I highly doubt this will be the only time I write on this subject, given the number of times I have banged on (and on and on) about it, time and time again. Language matters. Big time.
Language shapes how we see the world. This is true for everyone. And for everything. Our perceptions and expectations are shaped by the words we hear and use. They are part of the underpinning framework of our lives. The words we choose and the meaning we attach to them influence so much. Our feelings. Our attitudes. Our beliefs. Words can makes us feel happy, beautiful, ecstatic. Words can also make us feel miserable, angry, guilty.
“If thought corrupts language, language can also corrupt thought” George Orwell.
But the great thing is that we have a choice over our words. We have full control over the language we use to describe ourselves, others and the world around us.
Historically, the world around us appears to have found mental health conditions and experiences difficult to confront, treat and talk about. It wasn’t that long ago that people who experienced mental illness were abused, removed entirely from society, subjected to un-anesthetised electric shock treatments and had parts of their brains removed through lobotomy procedures. And with these treatments and the complex issues regarding explanations of mental conditions came a range of language to describe such people: ‘lunatic’, ‘psycho’, ‘neurotic’, ‘maniac’ etc. Luckily with the progresses of psychology and psychiatry in both better understanding and treating mental illness, the language has changed over time, with the words used expressing the prevailing views of society.
“Language is the road map of a culture. It tells you where its people come from and where they are going”. Rita Mae Brown.
But I think we’ve still got a way to go. Unfortunately the use of particular labels to describe people and their behaviours is still hanging around. The problem is that the use of a label often implies a separation of ‘us’ from ‘them’. And this separation can quite easily lead to the belief that ‘they’ are fundamentally different from ‘us’ and that ‘they’ even are the thing they are labelled. ‘They’ can become so different from those who do not share a negative label, so that ‘they’ can appear to be a completely different sort of people. Our use of language is revealing regarding the use of labels to distinguish ‘us’ from ‘them’.
Like I mentioned, I think this is improving, however for a long time it has been commonplace to label someone a “schizophrenic” instead of saying he or she is a person with schizophrenia. For physical illnesses things are handled differently and people will usually say, a person has cancer. The person with cancer remains one of ‘us’ and has an attribute, while the ‘schizophrenic’ becomes one of ‘them’ and is completely defined by the label we affix to the person. In this way, language can be a powerful source and sign of stigmatisation.
It intrigues me how people use labels to describe their experiences of mental illness. When I was working as a psychologist, it was something I would challenge clients on and the relationship between their choice of words and recovery was fascinating. When I was a patient in a psychiatric hospital, it was one of the things I most commonly ranted about to other patients in groups as to how I thought they should speak about their own mental illness.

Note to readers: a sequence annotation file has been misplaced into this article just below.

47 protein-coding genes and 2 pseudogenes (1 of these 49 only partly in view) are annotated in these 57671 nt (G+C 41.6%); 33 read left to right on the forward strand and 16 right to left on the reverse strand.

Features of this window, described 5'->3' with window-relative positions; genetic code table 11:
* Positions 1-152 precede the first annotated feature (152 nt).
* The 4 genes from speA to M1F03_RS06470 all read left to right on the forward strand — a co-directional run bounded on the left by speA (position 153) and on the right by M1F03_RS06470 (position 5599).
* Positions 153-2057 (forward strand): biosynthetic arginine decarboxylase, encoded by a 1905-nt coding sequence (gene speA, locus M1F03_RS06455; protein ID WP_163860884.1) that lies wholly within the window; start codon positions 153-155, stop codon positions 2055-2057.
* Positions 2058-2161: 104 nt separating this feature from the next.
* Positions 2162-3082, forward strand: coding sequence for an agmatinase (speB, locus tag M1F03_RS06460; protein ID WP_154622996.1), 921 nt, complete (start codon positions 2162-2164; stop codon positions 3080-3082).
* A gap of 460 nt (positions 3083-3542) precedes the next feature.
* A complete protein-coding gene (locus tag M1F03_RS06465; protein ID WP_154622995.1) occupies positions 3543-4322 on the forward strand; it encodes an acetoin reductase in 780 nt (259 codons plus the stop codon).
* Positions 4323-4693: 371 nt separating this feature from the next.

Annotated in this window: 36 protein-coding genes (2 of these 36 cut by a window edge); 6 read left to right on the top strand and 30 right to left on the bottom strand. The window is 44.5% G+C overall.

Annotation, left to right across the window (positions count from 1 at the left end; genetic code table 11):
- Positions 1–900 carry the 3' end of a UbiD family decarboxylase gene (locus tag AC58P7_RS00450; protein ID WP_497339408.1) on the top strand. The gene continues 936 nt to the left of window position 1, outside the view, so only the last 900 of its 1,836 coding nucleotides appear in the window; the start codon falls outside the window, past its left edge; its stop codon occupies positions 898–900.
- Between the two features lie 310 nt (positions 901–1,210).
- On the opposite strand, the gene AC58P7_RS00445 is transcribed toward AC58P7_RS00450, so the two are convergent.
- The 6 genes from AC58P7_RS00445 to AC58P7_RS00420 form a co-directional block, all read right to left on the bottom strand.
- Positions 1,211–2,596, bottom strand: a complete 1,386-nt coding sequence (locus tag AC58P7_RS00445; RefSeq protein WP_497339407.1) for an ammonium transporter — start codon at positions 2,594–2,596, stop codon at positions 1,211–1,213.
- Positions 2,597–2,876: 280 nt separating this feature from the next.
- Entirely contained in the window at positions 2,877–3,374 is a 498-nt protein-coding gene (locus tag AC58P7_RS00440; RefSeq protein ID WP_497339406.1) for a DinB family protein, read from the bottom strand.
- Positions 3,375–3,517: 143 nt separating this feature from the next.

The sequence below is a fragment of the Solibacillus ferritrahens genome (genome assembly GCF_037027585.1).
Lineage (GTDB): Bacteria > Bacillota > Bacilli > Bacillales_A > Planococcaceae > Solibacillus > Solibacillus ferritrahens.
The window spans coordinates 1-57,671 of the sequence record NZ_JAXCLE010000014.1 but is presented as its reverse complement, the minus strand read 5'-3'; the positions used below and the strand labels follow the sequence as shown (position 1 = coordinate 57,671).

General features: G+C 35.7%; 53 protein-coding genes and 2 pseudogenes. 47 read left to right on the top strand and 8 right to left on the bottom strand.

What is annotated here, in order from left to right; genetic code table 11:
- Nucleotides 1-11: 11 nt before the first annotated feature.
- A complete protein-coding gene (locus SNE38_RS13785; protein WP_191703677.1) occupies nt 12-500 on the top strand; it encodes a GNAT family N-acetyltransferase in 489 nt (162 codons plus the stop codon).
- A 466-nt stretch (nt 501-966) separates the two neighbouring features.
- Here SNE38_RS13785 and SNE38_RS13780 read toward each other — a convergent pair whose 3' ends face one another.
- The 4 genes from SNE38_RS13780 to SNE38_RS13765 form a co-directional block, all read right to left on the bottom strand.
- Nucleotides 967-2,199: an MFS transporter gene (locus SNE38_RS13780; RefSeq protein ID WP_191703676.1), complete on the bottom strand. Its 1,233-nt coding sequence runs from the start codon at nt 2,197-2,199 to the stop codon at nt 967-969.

From my experience, the three most commonly asked questions (with common answers) that are asked between inpatients in a mental health facility appear to be:
- What’s your name?
- My name is Sam/Andrew/La-ah
- Where are you from?
- I’m from Brisbane/Lismore/Timbuktu
- What are you here for?
- I’m depressed/anxious/bipolar/psychotic/crazy etc.
More often than not, patients described themselves in terms of their illness. So not only does the wider community place these labels on ‘us’, but sometimes it comes from the individual themselfl. But mental illnesses are not adjectives. And they are not ‘us’. I am not defined entirely by a disorder. Just as no one would ever say “I’m cancerous” or “I’m urinary tract infection”.
So what’s the best thing to do when talking about someone else’s mental illness? Be respectful. Taking the time and making the effort to show respect for people who may have different backgrounds, life experiences and cultures from our own can really improve our ability to communicate. Maybe spend some time becoming aware of your own beliefs, stereotypes and biases about people who have a mental health condition. Be aware that certain words and labels can hurt.
Remember that all people are people first and foremost. Rather than describe the person as their illness, describe them as a person experiencing a certain something. E.g. Sam is experiencing a mental health episode. Remember that a lot of mental illnesses are treatable and manageable and as such may pass. Probably best then not to stick a label on someone for a condition that may not even hang around.
And why not ask your loved one how they’d like the mental illness to be referred to? That too can work.
“The limits of my language means the limits of my world” Ludwig Wittgenstein.